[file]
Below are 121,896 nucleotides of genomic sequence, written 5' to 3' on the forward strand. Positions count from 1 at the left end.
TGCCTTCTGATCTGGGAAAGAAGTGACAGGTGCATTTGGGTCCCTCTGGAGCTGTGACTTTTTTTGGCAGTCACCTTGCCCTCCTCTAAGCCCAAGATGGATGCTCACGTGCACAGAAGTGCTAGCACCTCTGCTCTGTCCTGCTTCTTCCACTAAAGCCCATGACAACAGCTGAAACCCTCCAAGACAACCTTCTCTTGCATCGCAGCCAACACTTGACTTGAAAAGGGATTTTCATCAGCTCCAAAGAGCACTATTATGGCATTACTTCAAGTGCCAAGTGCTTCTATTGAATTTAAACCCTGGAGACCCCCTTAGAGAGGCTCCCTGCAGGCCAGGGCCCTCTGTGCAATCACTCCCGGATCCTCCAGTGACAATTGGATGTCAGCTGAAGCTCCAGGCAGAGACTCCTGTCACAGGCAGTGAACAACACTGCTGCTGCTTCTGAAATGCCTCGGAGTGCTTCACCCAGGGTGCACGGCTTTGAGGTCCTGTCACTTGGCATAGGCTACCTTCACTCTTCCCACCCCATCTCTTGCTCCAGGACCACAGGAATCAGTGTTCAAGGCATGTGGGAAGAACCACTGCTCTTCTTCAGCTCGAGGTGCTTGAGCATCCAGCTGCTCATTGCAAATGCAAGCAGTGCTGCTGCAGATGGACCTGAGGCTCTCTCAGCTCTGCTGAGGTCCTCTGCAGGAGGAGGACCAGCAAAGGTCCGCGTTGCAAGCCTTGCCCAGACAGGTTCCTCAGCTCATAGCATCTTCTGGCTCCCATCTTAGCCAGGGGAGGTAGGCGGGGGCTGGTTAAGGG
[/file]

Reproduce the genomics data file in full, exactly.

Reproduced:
Below are 121,896 nucleotides of genomic sequence, written 5' to 3' on the forward strand. Positions count from 1 at the left end.
TGCCTTCTGATCTGGGAAAGAAGTGACAGGTGCATTTGGGTCCCTCTGGAGCTGTGACTTTTTTTGGCAGTCACCTTGCCCTCCTCTAAGCCCAAGATGGATGCTCACGTGCACAGAAGTGCTAGCACCTCTGCTCTGTCCTGCTTCTTCCACTAAAGCCCATGACAACAGCTGAAACCCTCCAAGACAACCTTCTCTTGCATCGCAGCCAACACTTGACTTGAAAAGGGATTTTCATCAGCTCCAAAGAGCACTATTATGGCATTACTTCAAGTGCCAAGTGCTTCTATTGAATTTAAACCCTGGAGACCCCCTTAGAGAGGCTCCCTGCAGGCCAGGGCCCTCTGTGCAATCACTCCCGGATCCTCCAGTGACAATTGGATGTCAGCTGAAGCTCCAGGCAGAGACTCCTGTCACAGGCAGTGAACAACACTGCTGCTGCTTCTGAAATGCCTCGGAGTGCTTCACCCAGGGTGCACGGCTTTGAGGTCCTGTCACTTGGCATAGGCTACCTTCACTCTTCCCACCCCATCTCTTGCTCCAGGACCACAGGAATCAGTGTTCAAGGCATGTGGGAAGAACCACTGCTCTTCTTCAGCTCGAGGTGCTTGAGCATCCAGCTGCTCATTGCAAATGCAAGCAGTGCTGCTGCAGATGGACCTGAGGCTCTCTCAGCTCTGCTGAGGTCCTCTGCAGGAGGAGGACCAGCAAAGGTCCGCGTTGCAAGCCTTGCCCAGACAGGTTCCTCAGCTCATAGCATCTTCTGGCTCCCATCTTAGCCAGGGGAGGTAGGCGGGGGCTGGTTAAGGG